“Exceeding expectations” is the understatement of the week. Whether it is the weather, the landscape, or the wildlife, Alaska has been astounding guests time and time again. This morning, we woke up in Peril Strait, on our way to anchor in Hanus Bay on Baranof Island. Here, guests hiked along the length of Eva Stream to Lake Eva, looking at pink, chum, and sockeye salmon while others kayaked in Hanus Bay – some even got a glimpse at another mother brown bear and her cub before they dashed back into the forest!

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  • Glacier Bay National Park

    What is a day in the life of a Global Explorer in Alaska like? If it’s a sunshiny day in Glacier Bay National Park, it starts early! While the sun is still rising, we pick up a special guest in Bartlett Cove: a National Park Service Ranger! On the bow in a brisk dawn, we begin a journey Up Bay, on the lookout for wildlife and fun. The day has yet to behold the wonders of pristine wilderness: rainforest, glacial fjords, mountain goats, brown bears, harbor seals, tidewater glaciers, and the joy of experiencing all with family and friends.

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  • Haines, Alaska

    Early this morning, we cruised north through the stunningly beautiful Lynn Canal en route to Haines. Lynn Canal is a fjord almost 90 miles in length and 2,000 ft. deep—it’s the deepest fjord in North America. The incredibly steep walls and the deep water below are both great testament to the power of ice—glaciers about one-mile thick carved all of Southeast Alaska.

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  • LeConte Glacier & Petersburg

    Early risers were treated to an atmospheric morning at the mouth of LeConte Bay this morning. Despite being tn miles from the front of the glacier, its status as one of the most productive glaciers (in terms of iceberg production both above and below water) meant the horizon was dotted with floating crystals of azul blue. As the tide drops in the shallow mouth of the bay, icebergs are left exposed above the water, creating a safe environment for Zodiacs to wind their way along an iceberg alley. Guests were treated to the many magical shapes and forms that icebergs can take. Snowfall high up in the Stikine ice field is compressed over many hundreds of years into ice which is then twisted and contorted as part of the glacier, before being ejected in the bay to be exposed to melting by the warmer water in the bay.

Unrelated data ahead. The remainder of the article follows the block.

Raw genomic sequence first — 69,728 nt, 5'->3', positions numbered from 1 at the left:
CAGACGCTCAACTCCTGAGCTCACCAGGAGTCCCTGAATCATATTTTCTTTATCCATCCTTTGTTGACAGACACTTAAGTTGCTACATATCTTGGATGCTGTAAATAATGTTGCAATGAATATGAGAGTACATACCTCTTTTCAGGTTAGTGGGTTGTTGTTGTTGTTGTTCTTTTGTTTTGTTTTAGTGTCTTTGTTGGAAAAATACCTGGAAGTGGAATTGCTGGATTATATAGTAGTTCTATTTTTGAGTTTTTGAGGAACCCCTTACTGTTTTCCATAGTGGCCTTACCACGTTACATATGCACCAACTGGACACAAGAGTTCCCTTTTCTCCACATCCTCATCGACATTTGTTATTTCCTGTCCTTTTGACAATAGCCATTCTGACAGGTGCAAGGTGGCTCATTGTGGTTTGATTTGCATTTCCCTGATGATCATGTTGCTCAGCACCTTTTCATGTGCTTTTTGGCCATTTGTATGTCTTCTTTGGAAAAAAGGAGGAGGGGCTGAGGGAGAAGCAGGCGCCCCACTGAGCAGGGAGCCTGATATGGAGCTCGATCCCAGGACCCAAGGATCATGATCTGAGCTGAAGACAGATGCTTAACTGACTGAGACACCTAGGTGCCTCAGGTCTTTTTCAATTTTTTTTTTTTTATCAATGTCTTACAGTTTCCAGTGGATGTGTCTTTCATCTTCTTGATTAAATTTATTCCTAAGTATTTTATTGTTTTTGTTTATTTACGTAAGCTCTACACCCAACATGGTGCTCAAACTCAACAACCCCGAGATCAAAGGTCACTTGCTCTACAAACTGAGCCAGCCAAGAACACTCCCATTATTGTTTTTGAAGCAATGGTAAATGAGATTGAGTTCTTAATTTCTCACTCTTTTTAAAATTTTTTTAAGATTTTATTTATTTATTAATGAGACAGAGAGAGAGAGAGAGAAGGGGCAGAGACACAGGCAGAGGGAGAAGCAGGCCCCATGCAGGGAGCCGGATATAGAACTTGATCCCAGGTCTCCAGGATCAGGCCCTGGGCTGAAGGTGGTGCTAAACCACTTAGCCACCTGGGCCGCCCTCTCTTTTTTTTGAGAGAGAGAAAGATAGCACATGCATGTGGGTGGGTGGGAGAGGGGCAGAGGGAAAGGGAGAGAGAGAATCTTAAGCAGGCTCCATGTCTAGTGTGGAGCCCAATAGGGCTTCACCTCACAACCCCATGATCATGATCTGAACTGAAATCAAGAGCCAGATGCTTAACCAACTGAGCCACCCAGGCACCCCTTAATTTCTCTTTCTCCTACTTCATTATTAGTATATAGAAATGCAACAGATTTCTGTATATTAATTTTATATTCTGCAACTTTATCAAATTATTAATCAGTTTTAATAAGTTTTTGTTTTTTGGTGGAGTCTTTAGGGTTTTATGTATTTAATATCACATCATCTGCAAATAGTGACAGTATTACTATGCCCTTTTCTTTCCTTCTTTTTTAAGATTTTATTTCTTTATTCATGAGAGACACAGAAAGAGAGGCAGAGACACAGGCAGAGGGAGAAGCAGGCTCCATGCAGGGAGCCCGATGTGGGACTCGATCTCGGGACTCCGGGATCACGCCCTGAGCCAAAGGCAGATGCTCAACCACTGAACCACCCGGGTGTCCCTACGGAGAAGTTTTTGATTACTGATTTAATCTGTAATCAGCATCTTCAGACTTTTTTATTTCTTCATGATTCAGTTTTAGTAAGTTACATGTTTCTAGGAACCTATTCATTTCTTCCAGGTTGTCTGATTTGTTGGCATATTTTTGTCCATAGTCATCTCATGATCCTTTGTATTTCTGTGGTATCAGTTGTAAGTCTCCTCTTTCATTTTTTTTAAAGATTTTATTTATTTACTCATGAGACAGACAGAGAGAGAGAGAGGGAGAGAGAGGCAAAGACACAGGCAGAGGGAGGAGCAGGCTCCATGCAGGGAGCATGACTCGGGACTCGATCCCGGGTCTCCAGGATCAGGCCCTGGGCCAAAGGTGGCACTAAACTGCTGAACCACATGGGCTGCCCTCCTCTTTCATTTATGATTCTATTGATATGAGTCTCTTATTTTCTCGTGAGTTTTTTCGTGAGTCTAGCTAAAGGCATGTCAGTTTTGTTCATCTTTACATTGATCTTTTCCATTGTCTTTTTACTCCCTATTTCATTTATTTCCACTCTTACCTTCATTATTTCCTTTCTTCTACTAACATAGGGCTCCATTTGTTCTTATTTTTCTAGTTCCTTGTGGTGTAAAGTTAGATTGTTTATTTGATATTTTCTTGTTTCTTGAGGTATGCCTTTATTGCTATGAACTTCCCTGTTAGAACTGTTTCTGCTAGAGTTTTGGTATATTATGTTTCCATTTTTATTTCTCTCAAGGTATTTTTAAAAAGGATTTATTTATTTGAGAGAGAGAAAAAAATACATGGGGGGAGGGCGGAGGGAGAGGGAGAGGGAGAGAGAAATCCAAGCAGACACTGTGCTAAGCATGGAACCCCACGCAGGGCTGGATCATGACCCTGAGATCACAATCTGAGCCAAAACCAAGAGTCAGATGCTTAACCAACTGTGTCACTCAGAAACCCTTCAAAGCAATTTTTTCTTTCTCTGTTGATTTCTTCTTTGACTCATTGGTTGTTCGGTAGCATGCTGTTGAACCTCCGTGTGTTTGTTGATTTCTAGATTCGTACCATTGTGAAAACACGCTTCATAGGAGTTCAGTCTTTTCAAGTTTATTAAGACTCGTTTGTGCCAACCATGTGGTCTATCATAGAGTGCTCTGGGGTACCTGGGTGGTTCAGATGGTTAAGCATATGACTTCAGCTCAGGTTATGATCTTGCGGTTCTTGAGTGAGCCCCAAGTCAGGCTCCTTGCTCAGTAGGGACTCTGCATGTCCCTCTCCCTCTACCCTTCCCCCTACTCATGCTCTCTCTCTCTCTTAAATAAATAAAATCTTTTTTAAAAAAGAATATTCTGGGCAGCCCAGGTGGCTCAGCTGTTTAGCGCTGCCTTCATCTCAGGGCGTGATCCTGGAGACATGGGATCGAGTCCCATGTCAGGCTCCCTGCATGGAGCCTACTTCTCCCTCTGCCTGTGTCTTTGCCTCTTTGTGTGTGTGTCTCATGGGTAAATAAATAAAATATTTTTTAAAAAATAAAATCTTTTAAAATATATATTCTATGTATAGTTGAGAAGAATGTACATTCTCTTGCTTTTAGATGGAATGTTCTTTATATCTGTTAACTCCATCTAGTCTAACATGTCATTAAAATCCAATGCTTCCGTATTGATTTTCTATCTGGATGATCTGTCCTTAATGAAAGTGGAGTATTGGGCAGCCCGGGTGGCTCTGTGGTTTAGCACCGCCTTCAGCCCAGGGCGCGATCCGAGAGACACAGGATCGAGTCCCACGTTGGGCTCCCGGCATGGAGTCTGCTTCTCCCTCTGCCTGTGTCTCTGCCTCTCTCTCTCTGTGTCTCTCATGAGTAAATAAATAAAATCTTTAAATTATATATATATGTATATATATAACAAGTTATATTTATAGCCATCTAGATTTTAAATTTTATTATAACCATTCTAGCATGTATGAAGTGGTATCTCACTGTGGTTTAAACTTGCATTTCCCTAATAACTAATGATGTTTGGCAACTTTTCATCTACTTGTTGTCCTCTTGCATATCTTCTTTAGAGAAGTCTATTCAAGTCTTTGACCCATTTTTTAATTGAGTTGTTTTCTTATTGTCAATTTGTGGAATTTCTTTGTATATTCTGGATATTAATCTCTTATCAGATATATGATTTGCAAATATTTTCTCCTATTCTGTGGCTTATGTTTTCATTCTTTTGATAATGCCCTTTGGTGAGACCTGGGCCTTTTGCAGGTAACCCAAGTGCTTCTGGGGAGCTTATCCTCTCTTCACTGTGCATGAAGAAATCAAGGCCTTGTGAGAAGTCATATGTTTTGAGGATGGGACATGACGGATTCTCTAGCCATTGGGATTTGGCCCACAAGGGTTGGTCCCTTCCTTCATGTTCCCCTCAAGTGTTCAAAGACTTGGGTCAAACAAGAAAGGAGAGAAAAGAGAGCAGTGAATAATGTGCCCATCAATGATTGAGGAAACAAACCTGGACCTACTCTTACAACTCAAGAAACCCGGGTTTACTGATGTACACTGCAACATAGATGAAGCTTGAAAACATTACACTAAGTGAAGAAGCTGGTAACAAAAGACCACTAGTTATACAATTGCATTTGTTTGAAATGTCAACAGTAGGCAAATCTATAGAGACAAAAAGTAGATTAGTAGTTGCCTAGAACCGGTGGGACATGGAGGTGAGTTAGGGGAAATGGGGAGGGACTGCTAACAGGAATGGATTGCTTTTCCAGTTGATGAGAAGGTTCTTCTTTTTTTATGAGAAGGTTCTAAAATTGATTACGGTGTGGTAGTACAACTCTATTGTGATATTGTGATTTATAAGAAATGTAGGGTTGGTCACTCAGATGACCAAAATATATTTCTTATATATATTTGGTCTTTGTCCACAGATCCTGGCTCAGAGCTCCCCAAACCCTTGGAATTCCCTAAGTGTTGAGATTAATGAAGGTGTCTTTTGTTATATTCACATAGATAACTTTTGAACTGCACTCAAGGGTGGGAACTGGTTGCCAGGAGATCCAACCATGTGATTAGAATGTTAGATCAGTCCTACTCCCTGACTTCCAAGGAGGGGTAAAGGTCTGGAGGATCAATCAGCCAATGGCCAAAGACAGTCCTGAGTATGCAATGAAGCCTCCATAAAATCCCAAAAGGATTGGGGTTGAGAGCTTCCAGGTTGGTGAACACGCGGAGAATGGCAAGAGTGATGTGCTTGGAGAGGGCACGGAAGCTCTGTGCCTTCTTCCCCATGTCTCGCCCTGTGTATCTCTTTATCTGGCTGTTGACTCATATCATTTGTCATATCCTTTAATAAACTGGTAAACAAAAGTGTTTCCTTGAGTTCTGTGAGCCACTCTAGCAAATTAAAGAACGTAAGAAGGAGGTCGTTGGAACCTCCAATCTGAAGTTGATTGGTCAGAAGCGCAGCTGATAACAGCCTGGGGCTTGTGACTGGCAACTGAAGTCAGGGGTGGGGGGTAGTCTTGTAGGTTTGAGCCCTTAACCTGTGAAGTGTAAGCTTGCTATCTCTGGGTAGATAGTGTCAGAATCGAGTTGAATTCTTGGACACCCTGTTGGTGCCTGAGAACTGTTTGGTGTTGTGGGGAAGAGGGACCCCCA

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  • Endicott Arm & Dawes Glacier

    Delightfully amazing would be an accurate description of our morning. We awoke in Endicott Arm of the Tracy Arm-Fords Terror Wilderness to sunny skies and a crisp fall bite to the morning air. The scenery of the fjord was stunning: Massive chunks of ice floating peacefully, harbor seals playing hide and seek among ’bergs, and an impressive calving of ice from the face of Dawes Glacier. We sighted a black bear on shore as we navigated out of the fjord in the later afternoon. The day closed with a sunset warming the clouds to a peachy glow. A perfect start for our adventures in Southeast Alaska!